“While our services in many ways have to be adjusted to accommodate this pandemic situation, the Cree Health Board needs our workers to be present,” said Petawabano. “We need to keep our services strong in the community so people don’t need to go down south. More than ever, we need all our staff present at work in the CMCs [Community Miyupimaatisiiun Centres]. All of our workers are essential.”
Meanwhile, a new toll-free telephone number has been established to help people who have specific questions about the virus – 1-866-855-2811. Callers are greeted with an automated message in Cree and English and asked to leave their name, phone number, community and question. A representative from the team of eight nurses will respond within the hour.
“The provincial information line was overwhelmed with calls and we found that the information provided was not applicable to the realities of our communities,” explained Patrice Larivée, a nurse counsellor who is leading the phone service team. “From there, Public Health Director Faisca Richer came up with the idea. It was just a matter of getting IT involved and I trained nurses on COVID-19 to be able to answer calls. It has been operational since last week.”
The hotline provides quick assessments of symptoms and refers callers to appropriate services when necessary. Another key motivation is to stop the spread of false information circulating on social media.
“The idea was to correct that and have a place where they could get accurate information,” Larivée elaborated. “People are concerned about all sorts of things. They’re afraid of being infected. They want to know what the symptoms and risk factors are, and what to do if somebody they know or live with is being tested for COVID.”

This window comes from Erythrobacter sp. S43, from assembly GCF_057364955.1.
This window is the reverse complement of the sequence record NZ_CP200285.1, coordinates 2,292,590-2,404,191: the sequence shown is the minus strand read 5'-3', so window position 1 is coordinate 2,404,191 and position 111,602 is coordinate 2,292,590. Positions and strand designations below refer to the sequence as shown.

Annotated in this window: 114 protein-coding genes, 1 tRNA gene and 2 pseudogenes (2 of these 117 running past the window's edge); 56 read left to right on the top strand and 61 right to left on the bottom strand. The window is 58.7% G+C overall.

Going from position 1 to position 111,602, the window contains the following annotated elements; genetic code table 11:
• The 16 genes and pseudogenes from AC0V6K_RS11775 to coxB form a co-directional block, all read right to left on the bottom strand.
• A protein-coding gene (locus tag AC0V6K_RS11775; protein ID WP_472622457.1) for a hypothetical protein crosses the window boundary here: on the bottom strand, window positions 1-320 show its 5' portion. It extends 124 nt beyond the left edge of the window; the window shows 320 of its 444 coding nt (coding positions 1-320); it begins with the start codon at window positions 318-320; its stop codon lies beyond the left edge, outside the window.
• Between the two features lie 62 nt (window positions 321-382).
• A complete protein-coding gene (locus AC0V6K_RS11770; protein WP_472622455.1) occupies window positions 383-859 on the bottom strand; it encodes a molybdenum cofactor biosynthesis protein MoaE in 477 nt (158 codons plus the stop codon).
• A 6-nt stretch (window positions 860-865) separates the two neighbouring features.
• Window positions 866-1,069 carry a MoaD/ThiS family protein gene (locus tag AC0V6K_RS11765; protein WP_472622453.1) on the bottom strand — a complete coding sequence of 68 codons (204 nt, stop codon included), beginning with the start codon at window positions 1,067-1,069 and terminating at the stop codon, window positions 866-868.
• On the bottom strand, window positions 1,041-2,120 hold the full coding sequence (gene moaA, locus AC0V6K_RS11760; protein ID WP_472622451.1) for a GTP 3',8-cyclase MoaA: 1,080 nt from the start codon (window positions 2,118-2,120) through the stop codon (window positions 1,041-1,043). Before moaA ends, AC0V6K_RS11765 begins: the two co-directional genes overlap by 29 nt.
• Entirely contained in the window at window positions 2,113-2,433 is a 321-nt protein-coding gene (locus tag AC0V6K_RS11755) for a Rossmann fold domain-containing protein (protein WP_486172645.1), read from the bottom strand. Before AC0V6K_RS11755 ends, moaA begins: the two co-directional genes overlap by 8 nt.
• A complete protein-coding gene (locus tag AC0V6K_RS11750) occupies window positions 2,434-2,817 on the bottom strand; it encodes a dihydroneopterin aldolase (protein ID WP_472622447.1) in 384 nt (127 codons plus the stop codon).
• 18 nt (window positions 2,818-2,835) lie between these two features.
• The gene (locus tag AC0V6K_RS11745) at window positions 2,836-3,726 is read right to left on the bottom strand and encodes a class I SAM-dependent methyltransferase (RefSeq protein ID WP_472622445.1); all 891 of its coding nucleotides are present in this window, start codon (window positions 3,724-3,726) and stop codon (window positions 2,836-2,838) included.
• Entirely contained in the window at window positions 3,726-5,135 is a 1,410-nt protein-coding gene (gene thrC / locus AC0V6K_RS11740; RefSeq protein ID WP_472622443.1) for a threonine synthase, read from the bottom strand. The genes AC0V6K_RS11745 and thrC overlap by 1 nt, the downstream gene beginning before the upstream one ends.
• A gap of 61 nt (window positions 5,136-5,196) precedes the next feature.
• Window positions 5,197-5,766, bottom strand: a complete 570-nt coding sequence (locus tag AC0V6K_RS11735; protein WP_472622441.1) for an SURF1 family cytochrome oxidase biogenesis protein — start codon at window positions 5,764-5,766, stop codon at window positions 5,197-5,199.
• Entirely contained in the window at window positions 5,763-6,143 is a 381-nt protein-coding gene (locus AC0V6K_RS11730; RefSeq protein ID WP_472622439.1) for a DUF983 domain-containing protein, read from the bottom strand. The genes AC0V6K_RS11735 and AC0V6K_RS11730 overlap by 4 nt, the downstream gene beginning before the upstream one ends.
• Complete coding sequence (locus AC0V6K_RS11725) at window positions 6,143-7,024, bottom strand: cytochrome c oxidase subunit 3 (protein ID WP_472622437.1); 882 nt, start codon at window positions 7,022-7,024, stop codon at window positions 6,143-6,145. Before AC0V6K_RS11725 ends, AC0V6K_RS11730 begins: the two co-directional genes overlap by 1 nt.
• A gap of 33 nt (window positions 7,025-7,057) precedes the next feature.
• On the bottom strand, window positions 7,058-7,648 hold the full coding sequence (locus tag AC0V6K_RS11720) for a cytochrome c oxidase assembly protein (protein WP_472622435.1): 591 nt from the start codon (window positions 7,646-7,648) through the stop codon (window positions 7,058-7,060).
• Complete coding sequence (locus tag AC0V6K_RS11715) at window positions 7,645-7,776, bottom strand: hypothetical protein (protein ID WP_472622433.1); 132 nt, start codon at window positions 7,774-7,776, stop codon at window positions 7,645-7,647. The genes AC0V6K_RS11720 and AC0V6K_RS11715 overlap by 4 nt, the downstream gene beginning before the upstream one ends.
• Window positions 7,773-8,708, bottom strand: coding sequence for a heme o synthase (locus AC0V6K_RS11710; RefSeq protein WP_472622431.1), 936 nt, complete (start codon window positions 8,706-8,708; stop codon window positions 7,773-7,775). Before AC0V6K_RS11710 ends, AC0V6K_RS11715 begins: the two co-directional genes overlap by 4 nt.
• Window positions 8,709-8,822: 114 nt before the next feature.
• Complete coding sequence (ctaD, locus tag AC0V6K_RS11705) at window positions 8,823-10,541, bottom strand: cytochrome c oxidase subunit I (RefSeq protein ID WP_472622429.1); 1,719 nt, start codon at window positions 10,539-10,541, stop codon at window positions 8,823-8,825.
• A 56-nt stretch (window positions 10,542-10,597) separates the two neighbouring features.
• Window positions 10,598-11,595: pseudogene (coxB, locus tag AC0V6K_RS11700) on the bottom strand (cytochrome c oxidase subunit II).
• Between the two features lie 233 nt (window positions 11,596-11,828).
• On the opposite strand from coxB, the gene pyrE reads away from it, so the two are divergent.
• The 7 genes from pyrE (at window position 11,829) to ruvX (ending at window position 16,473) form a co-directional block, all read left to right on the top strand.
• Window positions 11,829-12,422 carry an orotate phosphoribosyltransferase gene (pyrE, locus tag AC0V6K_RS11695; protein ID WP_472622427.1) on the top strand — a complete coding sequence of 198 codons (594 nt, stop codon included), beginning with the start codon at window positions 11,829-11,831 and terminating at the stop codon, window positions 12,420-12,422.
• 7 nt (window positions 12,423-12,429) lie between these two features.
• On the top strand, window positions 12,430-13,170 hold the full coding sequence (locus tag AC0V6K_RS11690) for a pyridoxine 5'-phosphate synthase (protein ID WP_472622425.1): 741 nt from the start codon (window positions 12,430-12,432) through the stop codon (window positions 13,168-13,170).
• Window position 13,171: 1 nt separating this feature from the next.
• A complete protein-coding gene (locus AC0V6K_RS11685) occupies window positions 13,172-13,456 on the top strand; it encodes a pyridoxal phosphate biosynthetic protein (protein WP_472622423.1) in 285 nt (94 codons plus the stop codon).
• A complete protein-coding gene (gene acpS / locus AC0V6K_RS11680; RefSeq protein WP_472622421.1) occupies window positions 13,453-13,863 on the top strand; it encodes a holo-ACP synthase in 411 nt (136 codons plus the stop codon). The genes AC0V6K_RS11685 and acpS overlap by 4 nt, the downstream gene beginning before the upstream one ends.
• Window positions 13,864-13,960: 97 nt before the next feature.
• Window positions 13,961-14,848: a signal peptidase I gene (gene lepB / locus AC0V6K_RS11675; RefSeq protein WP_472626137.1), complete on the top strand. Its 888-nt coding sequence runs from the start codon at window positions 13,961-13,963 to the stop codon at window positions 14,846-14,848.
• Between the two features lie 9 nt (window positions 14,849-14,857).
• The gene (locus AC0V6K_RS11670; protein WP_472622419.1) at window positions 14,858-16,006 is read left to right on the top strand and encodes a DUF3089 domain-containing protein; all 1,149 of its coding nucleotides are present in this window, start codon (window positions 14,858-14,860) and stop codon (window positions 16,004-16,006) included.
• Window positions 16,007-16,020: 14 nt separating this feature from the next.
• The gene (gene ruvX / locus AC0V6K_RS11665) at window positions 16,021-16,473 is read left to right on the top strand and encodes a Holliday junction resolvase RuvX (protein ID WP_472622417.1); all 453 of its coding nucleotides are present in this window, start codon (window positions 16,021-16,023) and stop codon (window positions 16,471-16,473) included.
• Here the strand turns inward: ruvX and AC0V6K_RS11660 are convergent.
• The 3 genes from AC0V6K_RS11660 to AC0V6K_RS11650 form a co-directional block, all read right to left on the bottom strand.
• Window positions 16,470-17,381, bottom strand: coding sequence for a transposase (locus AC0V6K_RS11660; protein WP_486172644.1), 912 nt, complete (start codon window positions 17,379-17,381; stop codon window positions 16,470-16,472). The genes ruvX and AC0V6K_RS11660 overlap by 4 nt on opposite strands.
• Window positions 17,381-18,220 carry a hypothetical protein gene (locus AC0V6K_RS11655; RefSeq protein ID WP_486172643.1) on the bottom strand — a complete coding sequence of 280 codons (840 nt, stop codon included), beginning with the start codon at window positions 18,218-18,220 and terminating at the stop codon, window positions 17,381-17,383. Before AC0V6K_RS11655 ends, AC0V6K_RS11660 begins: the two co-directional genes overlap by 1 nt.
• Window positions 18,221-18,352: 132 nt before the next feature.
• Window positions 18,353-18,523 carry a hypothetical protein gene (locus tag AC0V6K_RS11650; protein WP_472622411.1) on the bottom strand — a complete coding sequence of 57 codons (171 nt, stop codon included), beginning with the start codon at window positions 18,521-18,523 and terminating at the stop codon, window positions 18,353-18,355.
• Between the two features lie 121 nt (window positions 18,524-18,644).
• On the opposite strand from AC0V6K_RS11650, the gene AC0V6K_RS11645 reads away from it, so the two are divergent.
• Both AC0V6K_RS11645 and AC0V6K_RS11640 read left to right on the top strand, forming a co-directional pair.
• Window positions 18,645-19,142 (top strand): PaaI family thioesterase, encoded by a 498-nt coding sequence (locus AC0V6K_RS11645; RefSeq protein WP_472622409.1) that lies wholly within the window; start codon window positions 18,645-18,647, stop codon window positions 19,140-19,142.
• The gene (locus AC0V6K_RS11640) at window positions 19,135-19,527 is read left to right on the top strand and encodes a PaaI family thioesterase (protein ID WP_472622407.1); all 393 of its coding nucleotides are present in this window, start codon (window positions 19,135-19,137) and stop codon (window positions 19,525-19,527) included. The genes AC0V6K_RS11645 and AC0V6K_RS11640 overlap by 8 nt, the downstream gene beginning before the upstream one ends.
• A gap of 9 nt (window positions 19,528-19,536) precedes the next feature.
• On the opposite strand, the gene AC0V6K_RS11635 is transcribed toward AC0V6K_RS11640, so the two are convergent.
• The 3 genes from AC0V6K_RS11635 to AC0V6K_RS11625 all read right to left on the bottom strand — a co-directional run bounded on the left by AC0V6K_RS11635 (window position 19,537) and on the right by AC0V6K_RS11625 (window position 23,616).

While most people are following social-distancing measures, local police have begun enforcing a prohibition on gatherings.
“People don’t understand the chain of transmission,” Larivée said in defending these more coercive measures. “You may think you will not get sick because you are young and healthy. But you have to consider more vulnerable people around you, especially young infants or the elderly, people who have chronic diseases.”
Those feeling overwhelmed in this crisis are advised to call their local CMC and ask for a mental health consultation. As well they should limit their time on social media and instead enjoy traditional activities outdoors. A new hotline to address mental health issues is now available at 1-833-632-4357.
“We do receive calls from people who are worried about it,” said Larivée. “It’s a long overdue service – besides COVID, it’s a great resource for the population.”
Self-care is especially vital for healthcare workers. Coon emphasizes that frontline personnel should take time for themselves, concentrating on mindfulness and maintaining healthy routines. Besides relieving stress through exercise, she recommended staying social through online tools.
“I know social distancing is hard but there is other stuff you can do,” said Coon. “Yesterday, I missed my friends so much that we decided to FaceTime – all seven of us! It was fun, especially using the filters and interactive games. We have to adapt to these norms for now.”